Osteoporosis causes bones to become weak, and increase the likelihood of fracture.

This report updates the key figures and facts about osteoporosis in Australia.

How prevalent is osteoporosis in Australia?

  • An estimated 692,000 Australians (3.4% of the total population) had doctordiagnosed cases of osteoporosis in 2007–08. Women accounted for the majority of cases (81.9%). The disease occurs mainly in people aged 55 years and over (84.0%).
  • Osteoporosis, a condition without overt symptoms, is known to be under-diagnosed.  While the extent of this is difficult to establish, the prevalence of doctor-diagnosed osteoporosis is almost certainly an underestimate.

Is osteoporosis more prevalent in some subpopulations than in others?

  • The diagnosis of osteoporosis was more prevalent among those who live in Major cities than in rural and remote locations.
  • In 2004–05, 0.74% of Indigenous males and 1.11% of Indigenous females reported having doctor-diagnosed cases of osteoporosis. The age-standardised prevalence rates show that osteoporosis was more common among Indigenous males (1.8 times) but less common among Indigenous females (0.5 times) than their non-Indigenous counterparts.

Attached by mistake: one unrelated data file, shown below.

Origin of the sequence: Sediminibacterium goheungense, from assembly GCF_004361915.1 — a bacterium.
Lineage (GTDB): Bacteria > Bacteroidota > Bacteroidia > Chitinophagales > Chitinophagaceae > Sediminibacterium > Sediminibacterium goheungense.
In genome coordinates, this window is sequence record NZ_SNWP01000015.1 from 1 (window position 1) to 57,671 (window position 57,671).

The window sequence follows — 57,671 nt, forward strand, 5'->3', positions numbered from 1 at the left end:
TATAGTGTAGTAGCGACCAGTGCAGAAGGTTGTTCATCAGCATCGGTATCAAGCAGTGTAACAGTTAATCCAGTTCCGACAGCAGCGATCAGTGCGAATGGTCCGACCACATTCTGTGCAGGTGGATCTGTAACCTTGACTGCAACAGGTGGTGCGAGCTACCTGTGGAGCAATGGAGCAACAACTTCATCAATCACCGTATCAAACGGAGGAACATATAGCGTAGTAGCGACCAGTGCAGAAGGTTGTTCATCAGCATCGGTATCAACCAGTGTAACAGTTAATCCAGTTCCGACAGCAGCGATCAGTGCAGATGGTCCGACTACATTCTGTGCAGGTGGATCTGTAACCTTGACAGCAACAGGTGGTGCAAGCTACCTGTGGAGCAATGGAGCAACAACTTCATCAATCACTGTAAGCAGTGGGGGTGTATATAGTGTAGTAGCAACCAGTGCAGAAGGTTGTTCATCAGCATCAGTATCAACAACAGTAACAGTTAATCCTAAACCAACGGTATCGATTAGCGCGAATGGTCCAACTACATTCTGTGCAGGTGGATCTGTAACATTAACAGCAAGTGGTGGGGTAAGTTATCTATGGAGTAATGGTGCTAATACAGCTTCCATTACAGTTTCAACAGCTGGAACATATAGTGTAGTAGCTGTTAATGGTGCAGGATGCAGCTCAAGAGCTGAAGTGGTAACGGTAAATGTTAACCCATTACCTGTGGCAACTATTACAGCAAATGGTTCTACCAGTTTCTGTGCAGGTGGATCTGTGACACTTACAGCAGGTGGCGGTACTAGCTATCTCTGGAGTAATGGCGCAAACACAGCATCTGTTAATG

Where are the common sites of osteoporotic fractures?

  • Hip and pelvis (40.5%) and wrist and forearm (17.1%) were the most common sites of minimal trauma fractures in 2007–08.

How has the rate of osteoporotic hip fracture changed over time?

  • The rate of hospital separation for minimal trauma hip fracture decreased between 1998–99 and 2007–08, a trend consistent with reports from North America and Scandinavia.

How is osteoporosis managed in primary care settings and hospitals?

  • Osteoporosis was managed at a rate of one in 100 GP–patient encounters in 2007–08, at a rate double that of 1998–99. In these encounters, prescription, advice and supply of medications were the mainstays. In hospital settings, surgical procedures as well as allied health services were provided to treat fractures.

Does osteoporosis cause death?

  • Osteoporosis usually does not cause death. Osteoporotic fractures, however, can lead to premature deaths among the elderly. In 2007, osteoporosis was listed as the underlying cause of 240 deaths in Australia.

How much is spent on osteoporosis management?

  • In 2004–05, the total direct health expenditure for osteoporosis was $304 million. Over 70% of this was spent to cover the cost of pharmaceutical medicines ($215 million). Surgical and non-surgical procedures to treat fractures in hospitals constitute another large component of this outlay ($35 million, 11.5%).

Can osteoporosis be prevented?

  • Osteoporosis is a largely preventable condition. Changes in certain lifestyle factors, management of established osteoporosis through anti-resorptive therapy, and falls prevention programs can help reduce the impact of osteoporosis in Australia.